Eyebrows may be raised at the notion of any kind of reggae rhythm against a Gaelic song. For me it was a question of musicality in the “unleashed” spirit of the album. I had a couple of tunes that would have been fine melodically and harmonically as traditional ballad numbers. “Sgath Sgitheanach” actually started life as the slow air “Catherine Eunson’s Return to Benbecula (after a Business Meeting in Stornoway)”, but adding a chorus and whacking it up to a more Ska-like tempo injected some extra energy into what became a party song. James’s soulful lyric for “Sùilean dubh nan eilean” required a strong melody again but with a rather gentler treatment, so there’s perhaps more of a Lover’s Rock feel to that number, even if it’s still on the brash side.
Anyway, one or two tracks from the album are on the very busy myspace site that James maintains. It’s been a hoot to get involved in creating some real mongrel music. As far as the Gaelic tradition goes this is definitely on the irreverent side, and very possibly irrelevant also. It’s certainly hard to see how it would score on any musical “indigeneity index” were such a thing to exist, though James’s lyrics are plainly “of the earth”. The simple fact is that there are plenty of excellent musicians producing material in a traditional style, or close to it, that this band could never hope to emulate. This is “something completely different”, though not necessarily frivolous, as Kevin’s opening “Ruith leis a’ ghaoith” demonstrates. The exile theme of this song is both universal and particular, and imbued with a real depth of emotion evoked in inimitable style by his singular guitar playing. And the whole is topped off by a nicely moody dub version of the same track to close – and bring us back full circle.
Far be it from me to invoke higher powers – but the linguist in me notes there’s no great articulatory distance between “Dia” and “Jah”. Is this Hebridean-Caribbean fusion a marriage made in heaven?
This blog is broadly meant to provide some sort of reflective hinterland for my language work, but a recent spurt of recording and performing with the band in which I sometimes play has prompted me to think again about the links between language and music. It’s perhaps a bit of a diversion, but music has long been held to have a particular salience in relation to Gaelic language and culture, so it shouldn’t be irrelevant.
A Google search under “musico-linguistics” unearthed this article –http://facta.junis.ni.ac.yu/lal/lal2005/lal2005-10.pdf – by Mihailo Antovic, which provides a summary of research trends and developments in this area in the past 30 to 40 years. To “summarise the summary” a number of folk have taken an interest in using a linguistic model of analysis as a template for investigating music. At a theoretical level there has been some progress in aligning language and music analysis in a broader cognitive science context. Neurological investigation has also identified areas of overlap.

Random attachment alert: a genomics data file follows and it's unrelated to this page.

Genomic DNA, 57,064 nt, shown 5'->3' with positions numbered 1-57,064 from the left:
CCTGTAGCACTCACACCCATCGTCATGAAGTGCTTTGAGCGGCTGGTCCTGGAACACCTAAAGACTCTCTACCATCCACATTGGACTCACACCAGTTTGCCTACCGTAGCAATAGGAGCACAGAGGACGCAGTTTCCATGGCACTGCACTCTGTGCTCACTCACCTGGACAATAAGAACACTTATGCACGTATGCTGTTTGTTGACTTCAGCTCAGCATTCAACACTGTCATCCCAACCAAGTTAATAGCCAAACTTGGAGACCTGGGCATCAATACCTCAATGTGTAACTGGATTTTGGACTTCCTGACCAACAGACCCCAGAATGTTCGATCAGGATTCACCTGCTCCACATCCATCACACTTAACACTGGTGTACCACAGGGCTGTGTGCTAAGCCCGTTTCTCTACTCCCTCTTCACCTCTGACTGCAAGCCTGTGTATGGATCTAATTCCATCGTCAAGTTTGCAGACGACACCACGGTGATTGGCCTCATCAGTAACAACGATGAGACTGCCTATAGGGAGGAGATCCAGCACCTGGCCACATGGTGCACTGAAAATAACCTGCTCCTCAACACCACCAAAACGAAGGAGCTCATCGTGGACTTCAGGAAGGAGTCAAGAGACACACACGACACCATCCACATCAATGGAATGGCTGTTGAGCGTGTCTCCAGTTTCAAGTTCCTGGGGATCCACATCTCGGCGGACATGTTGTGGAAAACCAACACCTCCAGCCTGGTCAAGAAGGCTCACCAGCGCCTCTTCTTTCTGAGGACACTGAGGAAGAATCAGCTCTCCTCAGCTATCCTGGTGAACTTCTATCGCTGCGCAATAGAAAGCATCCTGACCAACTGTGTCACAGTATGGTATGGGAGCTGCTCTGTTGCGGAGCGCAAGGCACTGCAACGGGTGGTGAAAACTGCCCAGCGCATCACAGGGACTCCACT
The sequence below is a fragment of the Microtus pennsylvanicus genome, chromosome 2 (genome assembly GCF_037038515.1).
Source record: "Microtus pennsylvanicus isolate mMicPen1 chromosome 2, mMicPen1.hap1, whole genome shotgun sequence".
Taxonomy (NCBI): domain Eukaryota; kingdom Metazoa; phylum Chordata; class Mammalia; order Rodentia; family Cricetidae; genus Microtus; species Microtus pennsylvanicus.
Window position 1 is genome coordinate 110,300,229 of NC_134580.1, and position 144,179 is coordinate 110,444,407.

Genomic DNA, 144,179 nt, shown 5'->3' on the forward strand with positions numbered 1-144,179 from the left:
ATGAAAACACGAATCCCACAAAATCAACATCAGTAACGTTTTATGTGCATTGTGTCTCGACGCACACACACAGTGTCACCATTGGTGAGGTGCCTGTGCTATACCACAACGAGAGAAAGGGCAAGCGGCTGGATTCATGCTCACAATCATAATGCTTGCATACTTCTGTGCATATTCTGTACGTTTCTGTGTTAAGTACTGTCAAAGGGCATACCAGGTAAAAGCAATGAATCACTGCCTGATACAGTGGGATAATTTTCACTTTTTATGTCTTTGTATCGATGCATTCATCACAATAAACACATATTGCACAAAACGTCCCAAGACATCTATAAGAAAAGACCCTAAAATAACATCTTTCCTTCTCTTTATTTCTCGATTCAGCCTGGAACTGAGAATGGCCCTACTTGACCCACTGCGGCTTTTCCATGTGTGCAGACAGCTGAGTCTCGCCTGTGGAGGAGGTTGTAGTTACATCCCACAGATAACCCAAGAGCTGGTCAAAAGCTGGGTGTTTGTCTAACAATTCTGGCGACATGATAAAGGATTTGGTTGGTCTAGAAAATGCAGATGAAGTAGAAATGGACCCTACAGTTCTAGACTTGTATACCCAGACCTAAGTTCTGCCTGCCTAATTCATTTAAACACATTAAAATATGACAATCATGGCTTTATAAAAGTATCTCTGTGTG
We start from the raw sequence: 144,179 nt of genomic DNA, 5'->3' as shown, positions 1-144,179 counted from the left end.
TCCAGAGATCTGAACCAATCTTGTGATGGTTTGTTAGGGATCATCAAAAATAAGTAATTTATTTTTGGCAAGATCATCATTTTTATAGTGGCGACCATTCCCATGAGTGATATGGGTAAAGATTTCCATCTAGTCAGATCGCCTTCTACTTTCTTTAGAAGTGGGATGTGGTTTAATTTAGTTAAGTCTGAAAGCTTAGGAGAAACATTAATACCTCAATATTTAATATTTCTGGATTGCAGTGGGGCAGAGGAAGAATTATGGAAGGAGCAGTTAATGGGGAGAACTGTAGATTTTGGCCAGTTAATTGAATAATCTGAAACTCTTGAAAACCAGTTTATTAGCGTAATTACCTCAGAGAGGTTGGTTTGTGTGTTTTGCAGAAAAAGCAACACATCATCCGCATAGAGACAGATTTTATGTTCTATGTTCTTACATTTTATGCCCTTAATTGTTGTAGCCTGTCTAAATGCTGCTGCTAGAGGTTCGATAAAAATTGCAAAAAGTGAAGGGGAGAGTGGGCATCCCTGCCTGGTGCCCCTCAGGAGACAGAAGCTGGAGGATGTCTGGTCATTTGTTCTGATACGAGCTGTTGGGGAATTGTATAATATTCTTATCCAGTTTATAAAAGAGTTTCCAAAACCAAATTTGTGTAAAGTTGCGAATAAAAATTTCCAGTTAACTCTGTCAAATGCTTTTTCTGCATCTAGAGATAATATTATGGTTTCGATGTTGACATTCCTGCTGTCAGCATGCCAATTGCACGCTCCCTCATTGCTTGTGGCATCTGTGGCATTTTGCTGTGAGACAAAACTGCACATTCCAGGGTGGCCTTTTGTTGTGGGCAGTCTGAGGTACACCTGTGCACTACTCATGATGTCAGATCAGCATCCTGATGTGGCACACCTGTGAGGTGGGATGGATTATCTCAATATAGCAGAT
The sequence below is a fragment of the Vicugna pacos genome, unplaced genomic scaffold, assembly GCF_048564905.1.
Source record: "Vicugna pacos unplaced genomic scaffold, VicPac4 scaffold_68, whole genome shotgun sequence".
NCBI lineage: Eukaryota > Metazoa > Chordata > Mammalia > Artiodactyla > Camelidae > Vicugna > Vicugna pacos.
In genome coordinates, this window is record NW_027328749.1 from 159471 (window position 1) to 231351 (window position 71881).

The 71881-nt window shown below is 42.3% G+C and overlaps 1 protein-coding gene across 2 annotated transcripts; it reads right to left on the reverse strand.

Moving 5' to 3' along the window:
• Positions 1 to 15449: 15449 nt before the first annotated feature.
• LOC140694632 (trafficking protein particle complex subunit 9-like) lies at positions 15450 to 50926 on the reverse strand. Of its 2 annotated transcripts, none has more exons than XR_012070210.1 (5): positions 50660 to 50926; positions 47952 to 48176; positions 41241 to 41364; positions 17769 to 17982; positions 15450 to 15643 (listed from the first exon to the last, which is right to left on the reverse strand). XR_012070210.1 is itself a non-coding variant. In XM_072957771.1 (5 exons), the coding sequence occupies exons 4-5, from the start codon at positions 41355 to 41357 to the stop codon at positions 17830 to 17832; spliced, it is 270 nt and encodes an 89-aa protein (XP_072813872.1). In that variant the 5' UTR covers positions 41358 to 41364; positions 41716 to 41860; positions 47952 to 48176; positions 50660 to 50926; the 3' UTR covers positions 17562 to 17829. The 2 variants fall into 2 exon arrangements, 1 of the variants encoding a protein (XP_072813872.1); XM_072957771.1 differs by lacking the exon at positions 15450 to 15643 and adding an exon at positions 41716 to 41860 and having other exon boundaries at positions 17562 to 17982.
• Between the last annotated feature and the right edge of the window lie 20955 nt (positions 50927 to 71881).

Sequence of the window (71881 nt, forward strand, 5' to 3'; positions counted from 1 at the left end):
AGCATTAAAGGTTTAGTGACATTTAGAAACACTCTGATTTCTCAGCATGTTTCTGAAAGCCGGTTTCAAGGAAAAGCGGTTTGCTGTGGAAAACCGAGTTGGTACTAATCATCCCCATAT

Though I haven’t studied the field it makes sense to me that features common to both language and music, such as rhythm, stress, and contrastive pitch should have some common genesis. I can probably take or leave (though preferably leave…) the intricacies of the latest advances in Optimality Theory, but I am interested in how we learn both language and music, and whether/how progress in one can support progress in the other.
I suppose my questions and concerns from what I’ve read and/or thought about so far are twofold.
Firstly, if such a thing as a “Universal Grammar” of both language and music is conceivable, then on the music side of things it needs to be inclusive enough to embrace not just the Western classical tradition, which appears to have been the focus of early study in this field (for example by Bernstein), but all other strands of musical tradition across the world – perhaps begging the question of what we mean by the term “music”.
Secondly, again in relation to music, a unifying model must surely describe “musical competence” as it applies to the population at large, not just to individual perfomers and/or composers. If, by analogy with language, music is to be viewed as a natural feature of human behaviour which we all share to some degree or other, then a focus on the output of exceptional exponents risks missing the general point – probably by some distance. Particularly in relation to my own “applied” interest in music learning/teaching – and how that relates to language learning/teaching – it strikes me that Music Therapy approaches in particular, which explore/develop the musical in us all, may have something to offer.
The above are two pretty fundamental concerns at a theoretical/conceptual, maybe “rarefied”, level. In terms of practical application my general interest would be in how music activity and acquisition may influence/assist language activity and acquisition, and perhaps vice versa. And, given my location, I would take a particular, though not exclusive, interest in this field in relation to Gaelic maintenance and transfer. I guess that narrows the focus somewhat. To be continued?